Society depends on infrastructure systems such as water and electricity networks. This book probes numerous problems regarding the way infrastructures work today as well as intelligent methods and tools for the operation of current and future infrastructures.
Society heavily depends on infrastructure systems, such as road-traffic networks, water networks, electricity networks, etc. Infrastructure systems are hereby considered to be large-scale, networked systems, that almost everybody uses on a daily basis, and that are so vital that their incapacity or destruction would have a debilitating impact on the defense or economic security and functioning of society. The operation and control of existing infrastructures such as road-traffic networks, water networks, electricity networks, etc. are failing: too often we are confronted with capacity problems, unsafety, unreliability and inefficiency. This book concentrates on a wide range of problems concerning the way infrastructures are functioning today and discuss novel advanced, intelligent, methods and tools for the operation and control of existing and future infrastructures.
The book shows in a coherent way several kinds of intelligence for infrastructures
It is demonstrated how infrastructures can be made more intelligent
Novel, state-of-the-art methods and tools for the operation and control of infrastructures are proposed
Different points-of-view on how to use intelligence for modeling and control of infrastructure systems are brought together
Analogies between different infrastructures are drawnKlappentext
Modern societies heavily depend on infrastructure systems such as road-traffic networks, water networks, and electricity networks. Nowadays infrastructure systems are large-scale, complex networked, socio-technical systems, that almost everybody uses on a daily basis, and that have enabled us to live closely together in large cities. Infrastructure systems are so vital that their incapacity or destruction would have a fatal effect on the functioning of our society. The complexity of these systems is defined by their multi-agent and multi-actor character, their multi-level structure, their multi-objective optimization challenges, and by the adaptivity of their agents and actors to changes in their environment. The operation and control of existing infrastructures is fallible: too often people are confronted with capacity problems, dangerous situations, unreliability, and inefficiency.
More intelligent infrastructures gain an advantage in terms of more efficient capacity management, improved reliability of service, increased sustainability, and enhanced infrastructure security. Infrastructure operation should be able to more autonomously determine how to operate the infrastructure, taking into account the most up-to-date state of the infrastructure, and taking into account the existence of several decision makers, such that ultimately the infrastructure is operated in a pro-active way and issues are resolved quickly.
This book concentrates on a wide range of problems in the way infrastructures are functioning today and discusses novel advanced, and intelligent methods and tools for the operation and control of existing and future infrastructures. Inhalt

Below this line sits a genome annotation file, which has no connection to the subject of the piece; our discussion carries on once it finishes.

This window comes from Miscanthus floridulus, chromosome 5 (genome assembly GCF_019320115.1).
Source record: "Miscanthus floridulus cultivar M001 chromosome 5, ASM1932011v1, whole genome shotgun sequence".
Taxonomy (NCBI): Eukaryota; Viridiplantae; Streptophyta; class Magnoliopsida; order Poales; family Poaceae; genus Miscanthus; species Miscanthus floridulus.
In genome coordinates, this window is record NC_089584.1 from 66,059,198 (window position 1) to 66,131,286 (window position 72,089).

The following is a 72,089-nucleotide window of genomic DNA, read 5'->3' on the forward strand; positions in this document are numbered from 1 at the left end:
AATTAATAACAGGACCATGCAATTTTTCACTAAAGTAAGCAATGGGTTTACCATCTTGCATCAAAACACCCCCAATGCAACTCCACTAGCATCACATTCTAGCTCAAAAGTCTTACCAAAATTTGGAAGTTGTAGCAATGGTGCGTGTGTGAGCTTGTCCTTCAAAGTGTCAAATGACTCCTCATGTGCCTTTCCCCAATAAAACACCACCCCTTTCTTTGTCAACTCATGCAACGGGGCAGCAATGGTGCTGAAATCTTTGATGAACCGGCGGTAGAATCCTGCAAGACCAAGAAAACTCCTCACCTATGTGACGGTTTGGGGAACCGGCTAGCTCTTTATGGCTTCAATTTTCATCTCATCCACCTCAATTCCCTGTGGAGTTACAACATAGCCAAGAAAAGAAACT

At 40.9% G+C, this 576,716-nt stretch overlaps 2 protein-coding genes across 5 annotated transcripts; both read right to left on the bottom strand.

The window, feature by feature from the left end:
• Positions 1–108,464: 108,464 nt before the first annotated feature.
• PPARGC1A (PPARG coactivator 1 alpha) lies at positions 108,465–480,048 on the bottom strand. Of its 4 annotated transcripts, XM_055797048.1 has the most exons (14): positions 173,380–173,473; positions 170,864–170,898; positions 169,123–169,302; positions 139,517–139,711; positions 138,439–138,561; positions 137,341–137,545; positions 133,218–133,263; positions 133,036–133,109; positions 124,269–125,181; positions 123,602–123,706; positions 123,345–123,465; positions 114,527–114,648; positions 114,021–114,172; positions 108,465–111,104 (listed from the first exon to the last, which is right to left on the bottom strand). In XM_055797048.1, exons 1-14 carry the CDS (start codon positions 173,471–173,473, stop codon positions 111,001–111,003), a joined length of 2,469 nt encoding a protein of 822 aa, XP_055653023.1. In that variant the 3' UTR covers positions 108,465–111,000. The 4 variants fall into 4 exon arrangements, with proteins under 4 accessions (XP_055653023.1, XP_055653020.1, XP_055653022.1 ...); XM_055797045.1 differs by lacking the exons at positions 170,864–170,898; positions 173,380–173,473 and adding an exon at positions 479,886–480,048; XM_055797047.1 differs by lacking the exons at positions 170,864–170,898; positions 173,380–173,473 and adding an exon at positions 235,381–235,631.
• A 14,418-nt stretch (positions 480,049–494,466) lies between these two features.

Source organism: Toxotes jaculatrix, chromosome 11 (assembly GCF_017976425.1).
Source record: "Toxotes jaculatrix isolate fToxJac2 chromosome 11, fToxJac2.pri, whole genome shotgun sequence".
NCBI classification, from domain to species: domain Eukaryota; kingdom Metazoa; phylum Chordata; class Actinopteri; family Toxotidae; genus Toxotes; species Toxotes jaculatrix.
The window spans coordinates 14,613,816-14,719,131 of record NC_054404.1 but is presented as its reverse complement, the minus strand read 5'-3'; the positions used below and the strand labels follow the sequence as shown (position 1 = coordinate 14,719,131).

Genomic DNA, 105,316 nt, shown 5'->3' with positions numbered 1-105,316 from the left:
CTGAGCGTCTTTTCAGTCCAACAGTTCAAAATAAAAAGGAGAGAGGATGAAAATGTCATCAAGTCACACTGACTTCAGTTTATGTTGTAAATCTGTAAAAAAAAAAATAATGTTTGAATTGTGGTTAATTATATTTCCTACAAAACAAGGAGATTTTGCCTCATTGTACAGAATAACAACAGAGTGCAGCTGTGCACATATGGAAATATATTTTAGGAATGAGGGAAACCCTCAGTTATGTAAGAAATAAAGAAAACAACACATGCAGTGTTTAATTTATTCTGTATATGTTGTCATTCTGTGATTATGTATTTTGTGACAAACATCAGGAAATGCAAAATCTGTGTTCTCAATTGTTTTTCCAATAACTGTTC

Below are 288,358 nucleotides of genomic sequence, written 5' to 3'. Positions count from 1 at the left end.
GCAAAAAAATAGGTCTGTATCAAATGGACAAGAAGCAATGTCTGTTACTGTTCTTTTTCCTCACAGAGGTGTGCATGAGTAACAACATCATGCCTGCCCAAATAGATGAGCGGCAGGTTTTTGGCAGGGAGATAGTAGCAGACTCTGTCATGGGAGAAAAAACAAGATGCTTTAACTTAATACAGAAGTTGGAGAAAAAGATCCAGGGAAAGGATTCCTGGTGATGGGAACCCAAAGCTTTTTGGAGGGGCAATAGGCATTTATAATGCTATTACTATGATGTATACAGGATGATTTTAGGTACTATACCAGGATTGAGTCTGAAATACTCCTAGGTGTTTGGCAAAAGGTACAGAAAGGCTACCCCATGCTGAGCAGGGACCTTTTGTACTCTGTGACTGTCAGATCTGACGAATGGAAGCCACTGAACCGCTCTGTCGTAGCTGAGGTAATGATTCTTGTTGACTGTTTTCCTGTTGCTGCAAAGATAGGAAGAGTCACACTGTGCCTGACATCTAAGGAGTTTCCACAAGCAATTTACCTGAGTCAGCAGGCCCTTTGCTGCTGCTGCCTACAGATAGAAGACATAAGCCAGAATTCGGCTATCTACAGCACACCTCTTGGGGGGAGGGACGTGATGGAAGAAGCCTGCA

Preface; List of Contributors; Introduction; Part I Generic Infrastructures: 1 Intelligence in Transportation Infrastructures via Model-Based Predictive Control, by R.R. Negenborn and H. Hellendoorn: 1.1 Transportation infrastructures; 1.2 Towards intelligent transportation infrastructures; 1.3 Model predictive control; 1.4 MPC for intelligent infrastructures ; 1.5 Conclusions and future research; References; 2 Model Factory for Socio-Technical Infrastructure Systems, by K.H. van Dam and Z. Lukszo: 2.1 Introduction; 2.2 Model factory for socio-technical systems; 2.3 Illustrative case studies; 2.4 Decision support using the model factory; 2.5 Conclusions and future research; References; Part II Electricity Infrastructures; 3 Prevention of Emergency Voltage Collapses in Electric Power Networks using Hybrid Predictive Control, by S. Leirens and R.R. Negenborn: 3.1 Introduction; 3.2 Power network operation; 3.3 Hybrid dynamical models of power networks; 3.4 Model predictive control; 3.5 Simulation studies; 3.6 Conclusions and future research; References; 4 Module-Based Modeling and Stabilization of Electricity Infrastructure, by L. Xie and M.D. Ilic: 4.1 Introduction; 4.2 Literature review; 4.3 Our approach; 4.4 Numerical examples; 4.5 Conclusions and future research; References; 5 Price-based Control of Electrical Power Systems, by A. Jokic, M. Lazar, and P.P.J. van den Bosch: 5.1 Introduction; 5.2 Optimization decomposition: Price-based contro; 5.3 Preserving the structure: Distributed price-based contro; 5.4 Conclusions and future research; References; 6 Survivability and Reciprocal Altruism: Two Strategies for Intelligent Infrastructure with Applications to Power Grids, by P. Hines: 6.1 Introductio; 6.2 Stress, blackouts, and complexit; 6.3 Survivability; 6.4 Adaptive reciprocal altruism; 6.5 Conclusions and future research; References; 7 Multi-agent Coordination for Market Environments, by R. Duan and G. Deconin: 7.1 Introductio; 7.2 Emerging model of the next generation electricity infrastructure; 7.3 Electricity market structure and mechanis; 7.4 A promising multi-agent system framework for coordination 7.5 Preliminary result; 7.6 Related work; 7.7 Conclusions and future research; References; 8 Intelligence in Electricity Networks for Embedding Renewables and Distributed Generation, by J.K. Kok, M.J.J. Scheepers, and I.G. Kamphuis: 8.1 Introduction; 8.2 On the special nature of electricity and its infrastructur; 8.3 Electricity networks and electricity market; 8.4 Changing nature of electricity generatio; 8.5 Intelligent distributed coordination in electricit; 8.6 Field test results; 8.7 Conclusions and future research; References; 9 Social and Cyber Factors Interacting over the Infrastructures: A MAS Framework for Security Analysis, by E. Bompard, R. Napoli, and F. Xue: 9.1 Introduction; 9.2 A general framework for security analysis; 9.3 Multi-agent model for the analysis of coordination and control; 9.4 Analysis of information impact; 9.5 Conclusions and future research; References; 10 Distributed Predictive Control for Energy Hub Coordination in Coupled Electricity and Gas Networks, by M. Arnold, R.R. Negenborn, G. Andersson, and B. De Schutter: 10.1 Introduction; 10.2 Energy hub concept; 10.3 Modeling multi-carrier systems; 10.4 Centralized model predictive control; 10.5 Distributed model predictive control; 10.6 Simulation results; 10.7 Conclusions and future research; References; Part III Road Traffic Infrastructures; 11 Model-based Control of Intelligent Traffic Networks, by B. De Schutter, H. Hellendoorn, A. Hegyi, M. van den Berg, and S.K. Zegey: 11.1 Introduction; 11.2 Traffic model; 11.3 Model-based predictive traffic control; 11.4 Case studies; 11.5 Conclusions and future research; References; 12 Intelligent Road Network Control, by J.L.M. Vrancken and M. dos Santos Soares: 12.1 Introduction; 12.2 Research questions; 12.3 Approach; 12.4 Related work; 12.5 TCA: The architecture for road traffic control; 12.6 T